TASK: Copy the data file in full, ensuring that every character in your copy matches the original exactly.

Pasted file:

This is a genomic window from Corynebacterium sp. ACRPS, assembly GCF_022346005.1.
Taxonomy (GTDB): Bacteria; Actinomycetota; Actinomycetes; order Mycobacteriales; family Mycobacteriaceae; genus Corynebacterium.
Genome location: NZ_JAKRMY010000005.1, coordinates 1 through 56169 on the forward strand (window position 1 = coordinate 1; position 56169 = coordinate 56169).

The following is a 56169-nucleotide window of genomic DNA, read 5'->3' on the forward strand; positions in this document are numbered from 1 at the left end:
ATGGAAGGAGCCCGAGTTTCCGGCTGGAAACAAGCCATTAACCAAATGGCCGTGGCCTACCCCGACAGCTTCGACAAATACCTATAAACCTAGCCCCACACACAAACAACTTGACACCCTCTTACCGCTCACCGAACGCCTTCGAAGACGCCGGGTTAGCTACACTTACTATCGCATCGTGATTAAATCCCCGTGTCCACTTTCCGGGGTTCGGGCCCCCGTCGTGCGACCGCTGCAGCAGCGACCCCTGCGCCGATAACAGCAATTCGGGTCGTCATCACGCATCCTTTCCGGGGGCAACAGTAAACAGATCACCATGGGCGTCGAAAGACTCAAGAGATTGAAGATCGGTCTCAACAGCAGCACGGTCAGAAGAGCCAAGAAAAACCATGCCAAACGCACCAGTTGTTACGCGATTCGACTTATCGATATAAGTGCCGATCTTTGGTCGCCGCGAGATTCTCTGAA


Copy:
This is a genomic window from Corynebacterium sp. ACRPS, assembly GCF_022346005.1.
Taxonomy (GTDB): Bacteria; Actinomycetota; Actinomycetes; order Mycobacteriales; family Mycobacteriaceae; genus Corynebacterium.
Genome location: NZ_JAKRMY010000005.1, coordinates 1 through 56169 on the forward strand (window position 1 = coordinate 1; position 56169 = coordinate 56169).

The following is a 56169-nucleotide window of genomic DNA, read 5'->3' on the forward strand; positions in this document are numbered from 1 at the left end:
ATGGAAGGAGCCCGAGTTTCCGGCTGGAAACAAGCCATTAACCAAATGGCCGTGGCCTACCCCGACAGCTTCGACAAATACCTATAAACCTAGCCCCACACACAAACAACTTGACACCCTCTTACCGCTCACCGAACGCCTTCGAAGACGCCGGGTTAGCTACACTTACTATCGCATCGTGATTAAATCCCCGTGTCCACTTTCCGGGGTTCGGGCCCCCGTCGTGCGACCGCTGCAGCAGCGACCCCTGCGCCGATAACAGCAATTCGGGTCGTCATCACGCATCCTTTCCGGGGGCAACAGTAAACAGATCACCATGGGCGTCGAAAGACTCAAGAGATTGAAGATCGGTCTCAACAGCAGCACGGTCAGAAGAGCCAAGAAAAACCATGCCAAACGCACCAGTTGTTACGCGATTCGACTTATCGATATAAGTGCCGATCTTTGGTCGCCGCGAGATTCTCTGAA